Mama Diaries

Why it’s important for families to share meals

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When was the last time you ate together as a family? Was it last night or at breakfast today?

Or, as is the reality with many Filipino families today, was it a week ago, on the night off from the graveyard shift of the member working in a call center? A month ago, when the head of the family was home from abroad? Or is it once a year, when the working mother is able to head home from the city to her hometown, where the family she supports is staying?

Once upon a time, eating together on a daily basis as a family was the norm. But today, for many families, this has become the exception, rather than the rule—sometimes by choice, often by circumstance.

It’s easy to overlook the effects of a family meal, especially when the parents are busy trying to make sure there is a meal on the table in the first place. But in 2001, the National Center on Addiction and Substance Abuse (Casa) at Columbia University came out with a decadelong study which “consistently found that the more often kids eat dinner with their families, the less likely they are to smoke, drink or use drugs.”

This led to Casa’s creation of “Family Day, A Day To Eat Dinner With Your Children.” Every year, on the fourth Monday of September, parents and children are encouraged to go home early and have dinner together. Family Day, while being a once-a-year event, is a reminder that frequent, if not regular, family dinners throughout the year can make a significant difference in the fight against addiction and substance abuse.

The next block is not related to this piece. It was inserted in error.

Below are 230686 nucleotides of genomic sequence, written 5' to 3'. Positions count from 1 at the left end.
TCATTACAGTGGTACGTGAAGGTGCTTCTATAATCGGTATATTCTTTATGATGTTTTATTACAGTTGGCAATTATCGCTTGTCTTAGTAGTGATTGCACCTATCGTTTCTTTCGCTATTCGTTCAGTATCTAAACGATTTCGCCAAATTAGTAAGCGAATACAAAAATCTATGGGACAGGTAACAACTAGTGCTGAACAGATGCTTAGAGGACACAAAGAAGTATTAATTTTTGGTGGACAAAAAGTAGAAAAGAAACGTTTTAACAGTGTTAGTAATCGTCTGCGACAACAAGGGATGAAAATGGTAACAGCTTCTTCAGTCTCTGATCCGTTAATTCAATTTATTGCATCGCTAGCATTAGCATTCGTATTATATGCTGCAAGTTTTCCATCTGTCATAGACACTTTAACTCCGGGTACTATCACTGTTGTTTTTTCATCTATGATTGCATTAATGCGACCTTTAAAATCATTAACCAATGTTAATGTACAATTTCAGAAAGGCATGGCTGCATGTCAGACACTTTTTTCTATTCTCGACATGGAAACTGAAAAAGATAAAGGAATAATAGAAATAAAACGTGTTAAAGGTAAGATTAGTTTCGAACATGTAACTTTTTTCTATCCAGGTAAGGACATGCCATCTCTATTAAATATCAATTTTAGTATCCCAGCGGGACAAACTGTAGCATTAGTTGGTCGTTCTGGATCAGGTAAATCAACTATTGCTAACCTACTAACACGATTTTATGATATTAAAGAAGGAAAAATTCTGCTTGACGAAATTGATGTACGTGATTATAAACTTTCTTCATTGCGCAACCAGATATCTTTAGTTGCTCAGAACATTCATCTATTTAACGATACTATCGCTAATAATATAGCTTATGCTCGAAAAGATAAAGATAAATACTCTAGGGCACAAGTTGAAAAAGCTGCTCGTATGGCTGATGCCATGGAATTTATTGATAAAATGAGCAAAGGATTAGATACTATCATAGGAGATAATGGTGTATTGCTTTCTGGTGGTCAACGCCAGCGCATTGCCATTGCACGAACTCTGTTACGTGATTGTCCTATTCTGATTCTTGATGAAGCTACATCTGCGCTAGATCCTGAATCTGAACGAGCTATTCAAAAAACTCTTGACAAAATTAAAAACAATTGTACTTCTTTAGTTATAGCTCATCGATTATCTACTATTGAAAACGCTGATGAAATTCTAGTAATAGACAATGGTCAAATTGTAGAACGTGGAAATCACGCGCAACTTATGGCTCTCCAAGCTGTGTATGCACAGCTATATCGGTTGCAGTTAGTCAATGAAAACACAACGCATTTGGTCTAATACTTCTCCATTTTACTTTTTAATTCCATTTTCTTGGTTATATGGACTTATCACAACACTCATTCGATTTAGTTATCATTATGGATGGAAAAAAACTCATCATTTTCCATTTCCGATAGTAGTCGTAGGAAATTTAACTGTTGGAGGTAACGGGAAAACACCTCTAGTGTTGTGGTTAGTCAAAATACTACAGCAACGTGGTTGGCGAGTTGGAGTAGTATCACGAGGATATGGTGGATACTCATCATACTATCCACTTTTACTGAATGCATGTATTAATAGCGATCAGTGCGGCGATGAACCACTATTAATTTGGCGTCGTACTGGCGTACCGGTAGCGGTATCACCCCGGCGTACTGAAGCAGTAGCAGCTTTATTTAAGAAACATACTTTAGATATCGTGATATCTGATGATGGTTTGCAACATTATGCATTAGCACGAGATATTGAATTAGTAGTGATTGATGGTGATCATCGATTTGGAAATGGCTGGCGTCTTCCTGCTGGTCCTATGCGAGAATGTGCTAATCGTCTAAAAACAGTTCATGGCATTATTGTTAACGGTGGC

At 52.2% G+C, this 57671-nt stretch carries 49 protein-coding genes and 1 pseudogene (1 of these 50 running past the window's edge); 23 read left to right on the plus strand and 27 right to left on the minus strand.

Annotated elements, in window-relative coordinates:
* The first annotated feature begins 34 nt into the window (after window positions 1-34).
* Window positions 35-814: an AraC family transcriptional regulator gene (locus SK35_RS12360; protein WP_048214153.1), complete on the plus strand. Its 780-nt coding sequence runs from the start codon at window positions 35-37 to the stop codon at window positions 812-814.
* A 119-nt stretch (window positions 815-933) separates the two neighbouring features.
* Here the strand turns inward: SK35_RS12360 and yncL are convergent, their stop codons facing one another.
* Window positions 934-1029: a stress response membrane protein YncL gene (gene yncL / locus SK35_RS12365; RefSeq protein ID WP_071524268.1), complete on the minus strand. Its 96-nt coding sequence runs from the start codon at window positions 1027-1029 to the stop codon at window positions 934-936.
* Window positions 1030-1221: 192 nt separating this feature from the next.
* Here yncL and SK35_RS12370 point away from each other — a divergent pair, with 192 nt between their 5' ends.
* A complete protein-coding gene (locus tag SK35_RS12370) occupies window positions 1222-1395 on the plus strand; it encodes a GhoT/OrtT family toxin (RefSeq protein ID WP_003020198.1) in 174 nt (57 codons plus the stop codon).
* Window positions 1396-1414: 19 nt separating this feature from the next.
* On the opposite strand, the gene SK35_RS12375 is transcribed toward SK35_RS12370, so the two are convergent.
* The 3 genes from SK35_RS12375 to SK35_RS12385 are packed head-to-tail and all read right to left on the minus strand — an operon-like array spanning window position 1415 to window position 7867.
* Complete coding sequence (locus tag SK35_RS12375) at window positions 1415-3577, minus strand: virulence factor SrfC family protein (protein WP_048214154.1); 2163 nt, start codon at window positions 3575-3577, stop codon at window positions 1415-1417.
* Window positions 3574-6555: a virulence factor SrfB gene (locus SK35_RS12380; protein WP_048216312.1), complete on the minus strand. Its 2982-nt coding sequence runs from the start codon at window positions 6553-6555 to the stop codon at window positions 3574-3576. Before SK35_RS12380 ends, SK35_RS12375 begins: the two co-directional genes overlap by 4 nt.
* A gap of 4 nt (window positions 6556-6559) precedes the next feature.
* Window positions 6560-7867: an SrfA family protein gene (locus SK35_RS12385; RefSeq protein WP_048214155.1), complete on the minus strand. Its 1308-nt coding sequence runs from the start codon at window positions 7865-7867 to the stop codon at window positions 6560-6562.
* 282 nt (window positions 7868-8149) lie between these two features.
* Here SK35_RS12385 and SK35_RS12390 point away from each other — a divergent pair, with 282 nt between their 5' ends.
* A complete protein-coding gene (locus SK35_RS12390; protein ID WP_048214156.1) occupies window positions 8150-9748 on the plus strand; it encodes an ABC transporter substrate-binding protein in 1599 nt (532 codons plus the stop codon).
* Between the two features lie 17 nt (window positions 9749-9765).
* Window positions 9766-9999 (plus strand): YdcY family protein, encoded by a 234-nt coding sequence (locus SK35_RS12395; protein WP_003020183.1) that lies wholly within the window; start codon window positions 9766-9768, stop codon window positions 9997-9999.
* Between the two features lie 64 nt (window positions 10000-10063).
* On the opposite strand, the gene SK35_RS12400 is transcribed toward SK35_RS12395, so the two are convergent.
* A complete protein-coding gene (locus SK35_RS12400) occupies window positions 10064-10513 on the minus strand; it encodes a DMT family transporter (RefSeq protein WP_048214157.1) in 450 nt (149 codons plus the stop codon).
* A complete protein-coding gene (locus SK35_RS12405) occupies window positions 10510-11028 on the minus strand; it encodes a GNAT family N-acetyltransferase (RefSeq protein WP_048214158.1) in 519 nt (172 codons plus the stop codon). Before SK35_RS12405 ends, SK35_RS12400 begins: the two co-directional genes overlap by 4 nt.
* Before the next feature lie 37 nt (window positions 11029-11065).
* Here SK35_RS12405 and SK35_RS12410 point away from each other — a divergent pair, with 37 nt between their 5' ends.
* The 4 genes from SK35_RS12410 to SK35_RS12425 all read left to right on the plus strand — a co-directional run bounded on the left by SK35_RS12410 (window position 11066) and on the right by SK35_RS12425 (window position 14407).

Here in the Philippines, this advocacy was adopted by Monde Nissin, the makers of Lucky Me!, in October 2007 through the launch of “Kainang Pamilya Mahalaga!” a program aimed at building a stronger nation by developing stronger Filipino families. This Sept. 24 will be the fifth annual “FaMealy Day.” (Yes, even our advocacy slogans are more fun in the Philippines!)

‘FaMealy Day’

FaMealy Day is supported by Presidential Proclamation 1895 and a partnership with the Department of Social Welfare and Development and the National Committee on the Filipino Family.

To commemorate the fifth anniversary of “FaMealy Day,”  Francis Kong, a noted inspirational speaker and leader, has published a coffee-table book, “Famealy Matters,” to celebrate the “magic of sharing meals” and invited 50 families to share their own stories. Among the families he invited are those of civic leader Ballsy Aquino-Cruz and my fellow PDI columnists Cathy Babao-Guballa and Dr. Queena Lee-Chua. I was delighted to be invited to be a part of it as well and quickly sent in my piece. Allow me to share an excerpt from it with you today:

“Family meal times are a daily but always special time in our home. Every day, as long as Miguel is in town, he makes sure that he joins us for at least one meal. And each time, we are pleasantly surprised by our children and the things we discover about them as we enjoy our meals and the company.

“Dining together is a tradition we learned from our respective families and are happy to continue. In my family, dinner together every night was a must. Since I’m an only child, dinner was an intimate gathering which helped strengthen our bond as we discussed every detail of our day. Today, these intimate bonding sessions continue in our weekly Sunday lunch.

“Meanwhile, you’ve got to raise your voice if you want to be heard above the din and laughter that come from each of the 20 members of the Zubiri family, all of whom are expected to show up every Sunday night without fail.